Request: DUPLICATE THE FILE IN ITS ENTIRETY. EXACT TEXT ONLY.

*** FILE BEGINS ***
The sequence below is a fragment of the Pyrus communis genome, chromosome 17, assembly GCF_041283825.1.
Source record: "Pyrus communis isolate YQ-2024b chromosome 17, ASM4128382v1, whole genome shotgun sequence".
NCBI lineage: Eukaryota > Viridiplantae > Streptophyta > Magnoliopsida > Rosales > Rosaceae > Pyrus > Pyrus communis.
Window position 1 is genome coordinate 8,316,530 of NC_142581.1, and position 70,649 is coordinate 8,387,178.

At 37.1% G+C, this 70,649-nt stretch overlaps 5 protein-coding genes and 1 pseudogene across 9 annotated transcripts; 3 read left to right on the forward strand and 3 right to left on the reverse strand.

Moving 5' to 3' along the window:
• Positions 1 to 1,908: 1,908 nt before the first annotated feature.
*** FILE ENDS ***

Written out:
The sequence below is a fragment of the Pyrus communis genome, chromosome 17, assembly GCF_041283825.1.
Source record: "Pyrus communis isolate YQ-2024b chromosome 17, ASM4128382v1, whole genome shotgun sequence".
NCBI lineage: Eukaryota > Viridiplantae > Streptophyta > Magnoliopsida > Rosales > Rosaceae > Pyrus > Pyrus communis.
Window position 1 is genome coordinate 8,316,530 of NC_142581.1, and position 70,649 is coordinate 8,387,178.

At 37.1% G+C, this 70,649-nt stretch overlaps 5 protein-coding genes and 1 pseudogene across 9 annotated transcripts; 3 read left to right on the forward strand and 3 right to left on the reverse strand.

Moving 5' to 3' along the window:
• Positions 1 to 1,908: 1,908 nt before the first annotated feature.